Issue 200 of SOCIALIST REVIEW Published September 1996 Copyright © Socialist Review

Feature Article: Socialism since the seventies

Lindsey German

The first issue of Socialist Review appeared over 18 years ago. It was an important time to launch a new socialist monthly. We were four years into a Labour government which had been elected on the back of a wave of class struggle, but which had failed to live up to any of its promises.

Those were years of crisis, of a Social Contract between government and unions, of falling real wages and the first substantial cuts in public spending for decades. They were also years when the fascist National Front grew to frightening proportions, threatening to replace the Liberals as the third party electorally in parts of London, the Midlands and Lancashire. Those who tried to confront the nazi threat on the streets also found themselves up against the police who defended the fascists' 'right to march' and Labour leaders such as Michael Foot who denounced the left as no different from the nazis.

It was a testing time for socialists. The left had been reborn internationally through the great struggles of the late 1960s and early 1970s. In country after country the old values and ways of doing things had been challenged and a new mood of change had arisen. It seemed, as one of the slogans of the time put it, that everything was possible.

But the promises of the first half of the decade were not fulfilled in its later years. The mood of revolutionary or radical change was replaced by attempts at compromise between the capitalist class and the representatives of the working class ­ the trade union and labour leaders saw no alternative but to accept what little was on offer from a crisis ridden capitalism. This led to a change in the working class movement. In Britain the confidence and strength which had marked the early 1970s was being dissipated. The trade union leaders moved to the right, to the extent of even sanctioning scabbing on strikes in certain situations. Strikes became much more defensive rather than offensive, and shop stewards' organisation ­ which had formed the backbone of the upturn in struggle of the early 1970s ­ was seriously eroded.

So Socialist Review was launched against a background of crisis; the crisis of reformism internationally. As Tony Cliff argued in our first issue:

'if the job of trade unionists is to get benefits within the framework of capitalism, then the sicker the capitalist system the more concessions the workers must make to the system. This is the reason why left reformists who were ready to fight when capitalism was doing well will not fight when capitalism is doing badly.' (April 1978)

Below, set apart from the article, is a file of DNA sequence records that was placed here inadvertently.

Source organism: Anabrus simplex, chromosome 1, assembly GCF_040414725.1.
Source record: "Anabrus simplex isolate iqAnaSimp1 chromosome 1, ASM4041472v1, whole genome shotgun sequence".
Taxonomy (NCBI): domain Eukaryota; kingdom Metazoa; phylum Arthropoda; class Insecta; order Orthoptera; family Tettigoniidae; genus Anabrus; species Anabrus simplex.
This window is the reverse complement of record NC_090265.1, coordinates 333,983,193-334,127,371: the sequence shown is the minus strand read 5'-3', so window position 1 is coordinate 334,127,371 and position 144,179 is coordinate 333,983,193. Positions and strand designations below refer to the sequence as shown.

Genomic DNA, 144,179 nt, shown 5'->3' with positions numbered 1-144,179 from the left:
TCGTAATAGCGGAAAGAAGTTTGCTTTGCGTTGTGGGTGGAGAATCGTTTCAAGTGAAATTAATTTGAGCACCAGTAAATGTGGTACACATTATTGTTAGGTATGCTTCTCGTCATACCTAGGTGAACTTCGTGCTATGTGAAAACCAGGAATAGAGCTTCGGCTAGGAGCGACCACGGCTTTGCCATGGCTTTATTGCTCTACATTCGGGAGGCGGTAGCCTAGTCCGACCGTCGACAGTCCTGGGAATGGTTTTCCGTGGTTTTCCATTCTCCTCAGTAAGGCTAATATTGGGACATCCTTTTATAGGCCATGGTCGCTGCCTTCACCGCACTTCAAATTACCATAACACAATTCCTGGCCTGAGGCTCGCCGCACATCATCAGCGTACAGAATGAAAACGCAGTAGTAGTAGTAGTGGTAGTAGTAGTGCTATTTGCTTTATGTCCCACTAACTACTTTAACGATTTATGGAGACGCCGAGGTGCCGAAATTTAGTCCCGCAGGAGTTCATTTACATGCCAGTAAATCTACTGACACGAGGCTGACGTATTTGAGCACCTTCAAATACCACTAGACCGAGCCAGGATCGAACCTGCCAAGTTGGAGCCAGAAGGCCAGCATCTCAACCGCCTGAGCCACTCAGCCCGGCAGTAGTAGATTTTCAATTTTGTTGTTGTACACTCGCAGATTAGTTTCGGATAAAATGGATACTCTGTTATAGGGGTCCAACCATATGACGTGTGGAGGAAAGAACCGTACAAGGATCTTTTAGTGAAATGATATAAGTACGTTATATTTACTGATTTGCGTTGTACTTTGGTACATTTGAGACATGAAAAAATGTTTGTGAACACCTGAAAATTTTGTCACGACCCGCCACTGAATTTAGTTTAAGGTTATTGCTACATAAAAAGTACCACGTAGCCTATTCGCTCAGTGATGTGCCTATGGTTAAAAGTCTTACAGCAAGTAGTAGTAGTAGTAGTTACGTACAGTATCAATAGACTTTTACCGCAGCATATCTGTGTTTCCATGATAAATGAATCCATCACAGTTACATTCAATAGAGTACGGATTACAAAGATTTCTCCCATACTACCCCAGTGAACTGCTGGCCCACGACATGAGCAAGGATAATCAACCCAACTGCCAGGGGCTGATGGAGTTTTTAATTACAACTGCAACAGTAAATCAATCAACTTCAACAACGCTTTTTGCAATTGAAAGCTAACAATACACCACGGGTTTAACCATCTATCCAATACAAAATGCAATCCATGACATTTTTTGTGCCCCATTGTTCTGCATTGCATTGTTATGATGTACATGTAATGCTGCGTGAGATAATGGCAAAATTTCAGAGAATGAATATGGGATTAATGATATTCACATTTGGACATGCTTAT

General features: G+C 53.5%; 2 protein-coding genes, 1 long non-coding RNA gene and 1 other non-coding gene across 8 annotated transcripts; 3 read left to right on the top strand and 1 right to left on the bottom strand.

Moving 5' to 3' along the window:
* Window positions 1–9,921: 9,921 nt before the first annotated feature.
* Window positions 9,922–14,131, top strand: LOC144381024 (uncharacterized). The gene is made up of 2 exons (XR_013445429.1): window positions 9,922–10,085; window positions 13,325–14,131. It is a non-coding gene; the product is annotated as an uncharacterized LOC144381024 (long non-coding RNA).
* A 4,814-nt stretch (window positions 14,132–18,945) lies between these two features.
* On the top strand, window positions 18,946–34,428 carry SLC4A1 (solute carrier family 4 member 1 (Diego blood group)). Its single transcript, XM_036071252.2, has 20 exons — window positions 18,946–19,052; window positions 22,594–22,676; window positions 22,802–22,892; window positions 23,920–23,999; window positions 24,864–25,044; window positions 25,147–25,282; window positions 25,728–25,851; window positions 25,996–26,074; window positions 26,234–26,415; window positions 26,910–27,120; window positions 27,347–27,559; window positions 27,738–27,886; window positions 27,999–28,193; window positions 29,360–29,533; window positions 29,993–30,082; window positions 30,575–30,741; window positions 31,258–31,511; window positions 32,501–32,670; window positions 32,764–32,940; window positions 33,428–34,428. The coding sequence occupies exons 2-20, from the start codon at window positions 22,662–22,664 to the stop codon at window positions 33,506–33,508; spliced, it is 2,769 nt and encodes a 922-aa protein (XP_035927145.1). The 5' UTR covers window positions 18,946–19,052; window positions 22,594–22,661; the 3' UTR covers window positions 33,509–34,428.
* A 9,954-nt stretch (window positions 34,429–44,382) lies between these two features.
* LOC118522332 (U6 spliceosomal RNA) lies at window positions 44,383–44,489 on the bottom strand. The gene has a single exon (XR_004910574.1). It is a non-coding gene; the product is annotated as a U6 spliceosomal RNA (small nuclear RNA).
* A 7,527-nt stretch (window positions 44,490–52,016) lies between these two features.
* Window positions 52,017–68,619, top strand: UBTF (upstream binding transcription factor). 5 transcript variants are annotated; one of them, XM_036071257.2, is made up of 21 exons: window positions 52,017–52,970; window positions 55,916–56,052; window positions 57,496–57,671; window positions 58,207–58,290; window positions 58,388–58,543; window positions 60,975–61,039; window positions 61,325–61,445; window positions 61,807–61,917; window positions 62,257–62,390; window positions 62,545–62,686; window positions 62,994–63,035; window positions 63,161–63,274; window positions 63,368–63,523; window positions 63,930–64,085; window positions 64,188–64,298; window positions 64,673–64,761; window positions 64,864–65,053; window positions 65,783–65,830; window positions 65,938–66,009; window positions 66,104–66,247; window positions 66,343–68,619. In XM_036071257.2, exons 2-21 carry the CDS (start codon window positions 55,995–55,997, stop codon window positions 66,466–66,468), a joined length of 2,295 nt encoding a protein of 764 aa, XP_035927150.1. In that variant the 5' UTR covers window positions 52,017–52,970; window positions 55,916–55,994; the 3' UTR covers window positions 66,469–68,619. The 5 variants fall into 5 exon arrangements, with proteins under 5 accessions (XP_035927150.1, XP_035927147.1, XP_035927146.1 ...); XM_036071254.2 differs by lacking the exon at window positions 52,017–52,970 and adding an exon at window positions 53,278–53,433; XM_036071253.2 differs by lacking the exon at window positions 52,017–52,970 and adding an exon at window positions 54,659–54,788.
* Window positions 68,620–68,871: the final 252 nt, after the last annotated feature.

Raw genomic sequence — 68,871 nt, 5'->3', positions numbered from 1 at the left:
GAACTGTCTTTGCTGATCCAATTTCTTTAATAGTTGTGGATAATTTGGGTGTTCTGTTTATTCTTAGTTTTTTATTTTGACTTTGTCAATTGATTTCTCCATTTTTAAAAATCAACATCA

The reformists had grown as a result of the struggles of the previous decade. When those struggles subsided they found themselves and their organisations well placed and established to give a lead to young militant workers in a way that the revolutionaries still could not. They tended to channel the aspirations of these workers into electoral politics, arguing that electoral changes would bring the sorts of reforms that were wanted.

But the crisis of reformism also became a crisis of the revolutionary left, as those who had looked to street fighting and student vanguards in the late 1960s looked to manoeuvres with the electoral parties to make advances. Chris Harman debating with Tariq Ali in the Review in 1978 argued that revolutionaries were too influenced by the Eurocommunists, as the new 'democratic' Communist parties called themselves, and that, 'for these people the failure of the last ten years is a failure of revolutionaries to dilute their ideas in the direction of various reformist currents, not a failure to fight reformism in the factories through the building of a revolutionary party.' (May 1978)

Yet diluting their ideas in the direction of various reformist currents was precisely the course which many revolutionaries and former revolutionaries were taking. The idea that the only advance in a period of working class retreat could be made through electoral change became more dominant. This was coupled with increasing criticisms of those who attempted to build revolutionary organisation. Such criticism came from some who had always criticised this strategy ­ the Communist Parties, for instance, whose own recent history had been rigidly Stalinist but who now claimed revolutionary organisation as 'dogmatic' 'rigid' or 'sectarian'.

It also came from the 'movements', especially members of the women's movement, who counterposed their own 'autonomous' organisation to socialist organisation. A group of Hackney socialist feminists claimed to:

'have been grappling with questions relating to organisation, within or without the left groups. Many of us have been, at some time in our lives, in left groups for years and some of us were socialists before we were feminists! We are now feeling towards a balance between the spontaneism of the women's movement and the old bourgeois centralist hierarchies we've experienced and have witnessed in left groups.' (November 1978)

This splintering of the left and the inward looking approach which developed took acute forms in some countries ­ especially in Italy where the once flourishing revolutionary left collapsed. In Britain the process was accelerated by the election of a Tory government under Margaret Thatcher in 1979.

The bitterness and sense of betrayal felt by many workers at the disastrous policies of the Callaghan government was reflected in the move to the left inside the Labour Party. The Labour Coordinating Committee, set up in the dog days of Callaghan's administration, was an umbrella grouping of the left around Tony Benn, the most prominent left figure. The left called for an alternative economic strategy ­ of more public ownership, state intervention, industrial democracy and import controls ­ plus a democratisation of the Labour Party to make its leadership more accountable to the members.

Winning constitutional changes inside Labour became of paramount importance for the left over the next two years. Those who argued that the real struggle lay elsewhere were regarded as irrelevant. And because of the defeats inside the workers' movement (for example that of the steel strike in 1980) the activities and campaigns which did take place tended to reinforce the argument about joining Labour and winning electoral change, rather than generating rank and file organisation from below. So the huge demonstrations in various cities against unemployment and the movement against the missiles which grew up in response to the new Cold War in 1980 tended to strengthen the Labour left.